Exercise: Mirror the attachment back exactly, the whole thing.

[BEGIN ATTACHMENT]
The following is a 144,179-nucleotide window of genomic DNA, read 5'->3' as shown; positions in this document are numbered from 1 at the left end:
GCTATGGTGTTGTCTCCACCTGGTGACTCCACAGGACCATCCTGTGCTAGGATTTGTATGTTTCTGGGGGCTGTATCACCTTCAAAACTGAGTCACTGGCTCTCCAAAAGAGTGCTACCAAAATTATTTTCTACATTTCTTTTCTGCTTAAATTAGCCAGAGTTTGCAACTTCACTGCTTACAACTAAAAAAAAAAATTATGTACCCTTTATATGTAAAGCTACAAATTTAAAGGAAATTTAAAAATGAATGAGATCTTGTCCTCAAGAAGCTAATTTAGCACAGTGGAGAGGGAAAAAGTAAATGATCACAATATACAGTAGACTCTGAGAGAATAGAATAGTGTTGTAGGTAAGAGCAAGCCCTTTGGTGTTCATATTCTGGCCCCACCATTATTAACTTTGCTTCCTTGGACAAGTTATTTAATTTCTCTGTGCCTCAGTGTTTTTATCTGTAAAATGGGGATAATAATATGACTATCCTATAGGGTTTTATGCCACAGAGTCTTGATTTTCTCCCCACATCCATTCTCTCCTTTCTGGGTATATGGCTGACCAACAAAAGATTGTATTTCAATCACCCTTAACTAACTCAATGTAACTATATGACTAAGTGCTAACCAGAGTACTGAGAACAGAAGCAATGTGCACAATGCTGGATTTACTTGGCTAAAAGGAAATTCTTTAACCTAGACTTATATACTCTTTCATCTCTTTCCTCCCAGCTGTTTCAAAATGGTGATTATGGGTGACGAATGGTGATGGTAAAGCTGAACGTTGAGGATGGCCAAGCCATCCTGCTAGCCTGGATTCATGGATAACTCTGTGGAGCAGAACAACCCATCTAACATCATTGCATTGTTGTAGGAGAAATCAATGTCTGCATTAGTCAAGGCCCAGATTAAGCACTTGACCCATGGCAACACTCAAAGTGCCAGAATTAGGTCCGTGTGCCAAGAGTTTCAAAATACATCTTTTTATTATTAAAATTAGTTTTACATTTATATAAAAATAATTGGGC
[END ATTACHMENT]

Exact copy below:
The following is a 144,179-nucleotide window of genomic DNA, read 5'->3' as shown; positions in this document are numbered from 1 at the left end:
GCTATGGTGTTGTCTCCACCTGGTGACTCCACAGGACCATCCTGTGCTAGGATTTGTATGTTTCTGGGGGCTGTATCACCTTCAAAACTGAGTCACTGGCTCTCCAAAAGAGTGCTACCAAAATTATTTTCTACATTTCTTTTCTGCTTAAATTAGCCAGAGTTTGCAACTTCACTGCTTACAACTAAAAAAAAAAATTATGTACCCTTTATATGTAAAGCTACAAATTTAAAGGAAATTTAAAAATGAATGAGATCTTGTCCTCAAGAAGCTAATTTAGCACAGTGGAGAGGGAAAAAGTAAATGATCACAATATACAGTAGACTCTGAGAGAATAGAATAGTGTTGTAGGTAAGAGCAAGCCCTTTGGTGTTCATATTCTGGCCCCACCATTATTAACTTTGCTTCCTTGGACAAGTTATTTAATTTCTCTGTGCCTCAGTGTTTTTATCTGTAAAATGGGGATAATAATATGACTATCCTATAGGGTTTTATGCCACAGAGTCTTGATTTTCTCCCCACATCCATTCTCTCCTTTCTGGGTATATGGCTGACCAACAAAAGATTGTATTTCAATCACCCTTAACTAACTCAATGTAACTATATGACTAAGTGCTAACCAGAGTACTGAGAACAGAAGCAATGTGCACAATGCTGGATTTACTTGGCTAAAAGGAAATTCTTTAACCTAGACTTATATACTCTTTCATCTCTTTCCTCCCAGCTGTTTCAAAATGGTGATTATGGGTGACGAATGGTGATGGTAAAGCTGAACGTTGAGGATGGCCAAGCCATCCTGCTAGCCTGGATTCATGGATAACTCTGTGGAGCAGAACAACCCATCTAACATCATTGCATTGTTGTAGGAGAAATCAATGTCTGCATTAGTCAAGGCCCAGATTAAGCACTTGACCCATGGCAACACTCAAAGTGCCAGAATTAGGTCCGTGTGCCAAGAGTTTCAAAATACATCTTTTTATTATTAAAATTAGTTTTACATTTATATAAAAATAATTGGGC